The Drug Policy Alliance and its Director of National Affairs, Maritza Perez, made it clear that her organization would actively work to fight the bill’s “exclusionary language.” Perez says that existing language would deny expungement for “certain individuals.” Most notably, these same individuals got the brunt of the War of Drugs and are, therefore, the ones most harmed by it.
Its exclusionary language expressly forbids expungement to those with enhanced sentences for past cannabis-related offenses. They would not be eligible. This exclusion, Perez explains, joined the MORE Act last year. It finds itself in Schumer’s new bill too. Honestly, fair is fair. Expungement for one should mean expungement for all. No exceptions.
Measures in the Bill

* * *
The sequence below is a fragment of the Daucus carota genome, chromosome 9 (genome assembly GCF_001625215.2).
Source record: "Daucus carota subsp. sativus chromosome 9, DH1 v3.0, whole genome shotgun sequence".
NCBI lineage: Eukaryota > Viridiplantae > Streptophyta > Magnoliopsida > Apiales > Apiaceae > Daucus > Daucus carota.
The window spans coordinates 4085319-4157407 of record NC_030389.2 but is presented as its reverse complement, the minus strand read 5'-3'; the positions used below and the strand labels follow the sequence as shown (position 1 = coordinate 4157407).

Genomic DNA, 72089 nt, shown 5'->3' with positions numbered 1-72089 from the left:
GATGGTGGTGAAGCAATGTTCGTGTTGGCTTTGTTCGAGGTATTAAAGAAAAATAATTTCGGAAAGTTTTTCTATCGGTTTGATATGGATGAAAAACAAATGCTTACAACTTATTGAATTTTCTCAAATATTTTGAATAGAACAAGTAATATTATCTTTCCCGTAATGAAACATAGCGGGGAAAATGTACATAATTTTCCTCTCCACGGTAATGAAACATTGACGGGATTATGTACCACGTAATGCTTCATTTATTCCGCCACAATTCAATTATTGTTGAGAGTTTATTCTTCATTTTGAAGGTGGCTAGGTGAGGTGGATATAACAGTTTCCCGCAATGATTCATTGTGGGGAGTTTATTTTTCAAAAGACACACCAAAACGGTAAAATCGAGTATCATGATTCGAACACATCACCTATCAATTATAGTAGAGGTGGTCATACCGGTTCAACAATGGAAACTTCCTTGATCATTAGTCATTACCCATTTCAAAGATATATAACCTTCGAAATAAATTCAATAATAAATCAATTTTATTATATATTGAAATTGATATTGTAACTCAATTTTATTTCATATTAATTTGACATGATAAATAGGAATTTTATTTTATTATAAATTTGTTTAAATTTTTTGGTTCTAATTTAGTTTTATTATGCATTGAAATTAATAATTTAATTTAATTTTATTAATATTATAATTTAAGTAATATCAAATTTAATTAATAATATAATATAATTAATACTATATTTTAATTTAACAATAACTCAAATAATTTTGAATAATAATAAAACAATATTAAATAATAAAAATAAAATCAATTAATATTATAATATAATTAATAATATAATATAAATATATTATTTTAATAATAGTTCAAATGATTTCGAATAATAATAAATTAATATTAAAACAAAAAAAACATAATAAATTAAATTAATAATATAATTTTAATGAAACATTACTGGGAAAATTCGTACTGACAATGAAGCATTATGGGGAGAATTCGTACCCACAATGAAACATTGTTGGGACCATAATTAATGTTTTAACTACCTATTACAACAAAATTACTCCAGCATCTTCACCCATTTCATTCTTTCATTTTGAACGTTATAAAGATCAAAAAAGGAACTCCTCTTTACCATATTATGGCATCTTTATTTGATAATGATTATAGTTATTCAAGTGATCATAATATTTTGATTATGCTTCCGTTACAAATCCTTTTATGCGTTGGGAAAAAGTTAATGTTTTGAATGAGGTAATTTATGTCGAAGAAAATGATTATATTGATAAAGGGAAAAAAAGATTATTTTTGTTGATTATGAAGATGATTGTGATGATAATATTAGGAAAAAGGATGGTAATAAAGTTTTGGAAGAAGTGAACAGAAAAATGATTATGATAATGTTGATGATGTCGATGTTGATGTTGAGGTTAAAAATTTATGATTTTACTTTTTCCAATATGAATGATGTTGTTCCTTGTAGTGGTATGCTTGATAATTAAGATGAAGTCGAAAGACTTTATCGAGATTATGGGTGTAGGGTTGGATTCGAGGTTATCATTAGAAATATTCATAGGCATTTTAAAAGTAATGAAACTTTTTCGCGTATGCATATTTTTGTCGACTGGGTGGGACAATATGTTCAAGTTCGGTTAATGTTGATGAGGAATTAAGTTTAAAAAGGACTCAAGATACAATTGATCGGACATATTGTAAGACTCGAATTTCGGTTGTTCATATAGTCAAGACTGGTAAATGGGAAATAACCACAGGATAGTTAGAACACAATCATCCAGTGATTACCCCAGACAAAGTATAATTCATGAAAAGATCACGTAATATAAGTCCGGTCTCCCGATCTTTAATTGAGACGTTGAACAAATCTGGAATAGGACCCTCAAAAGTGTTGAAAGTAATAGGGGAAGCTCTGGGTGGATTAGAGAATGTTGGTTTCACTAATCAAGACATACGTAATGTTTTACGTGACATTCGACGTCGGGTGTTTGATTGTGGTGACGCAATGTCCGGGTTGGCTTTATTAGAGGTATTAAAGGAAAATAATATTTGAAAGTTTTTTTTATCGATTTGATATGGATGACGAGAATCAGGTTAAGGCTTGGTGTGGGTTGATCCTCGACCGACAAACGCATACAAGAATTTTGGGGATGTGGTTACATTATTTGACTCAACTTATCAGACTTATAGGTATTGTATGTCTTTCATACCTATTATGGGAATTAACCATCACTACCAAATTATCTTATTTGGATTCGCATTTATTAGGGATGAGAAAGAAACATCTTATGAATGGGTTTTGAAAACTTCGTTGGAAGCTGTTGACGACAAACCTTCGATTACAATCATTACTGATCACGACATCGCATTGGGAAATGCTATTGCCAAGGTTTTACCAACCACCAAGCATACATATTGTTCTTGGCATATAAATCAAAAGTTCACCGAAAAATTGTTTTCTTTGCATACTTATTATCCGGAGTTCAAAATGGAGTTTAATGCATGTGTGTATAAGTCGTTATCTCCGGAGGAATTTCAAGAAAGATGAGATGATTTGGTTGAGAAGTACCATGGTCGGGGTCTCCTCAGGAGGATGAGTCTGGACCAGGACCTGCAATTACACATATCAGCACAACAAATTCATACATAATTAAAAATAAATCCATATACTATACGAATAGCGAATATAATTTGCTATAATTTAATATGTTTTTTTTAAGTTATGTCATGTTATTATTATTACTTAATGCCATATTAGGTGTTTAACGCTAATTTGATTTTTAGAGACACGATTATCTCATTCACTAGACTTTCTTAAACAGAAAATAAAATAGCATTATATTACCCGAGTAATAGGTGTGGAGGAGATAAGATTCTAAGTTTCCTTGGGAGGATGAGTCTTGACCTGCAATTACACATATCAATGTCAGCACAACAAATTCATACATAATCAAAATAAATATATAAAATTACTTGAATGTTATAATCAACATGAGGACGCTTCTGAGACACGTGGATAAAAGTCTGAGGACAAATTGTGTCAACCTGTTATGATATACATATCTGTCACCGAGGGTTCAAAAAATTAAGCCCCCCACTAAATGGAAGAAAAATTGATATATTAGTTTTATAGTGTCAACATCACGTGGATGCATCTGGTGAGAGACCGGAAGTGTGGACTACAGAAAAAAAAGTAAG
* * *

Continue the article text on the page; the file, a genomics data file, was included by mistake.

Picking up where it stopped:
The Cannabis Administration and Opportunity Act will enable much more than the abovementioned, however. It would completely remove cannabis from the Controlled Substances Act, not just reschedule it. Remove it. Further, it would remove the Drug Enforcement Agency from cannabis enforcement. Totally. They would have to find something else to do. Moreover:
- It names the Bureau of Alcohol, Tobacco, Firearms and Explosives, or ATF, the Treasury Department, and the Department of Health and Human Services as responsible for regulating its new cannabis laws.
- It will stop federal agents from discriminating against anybody using cannabis legally.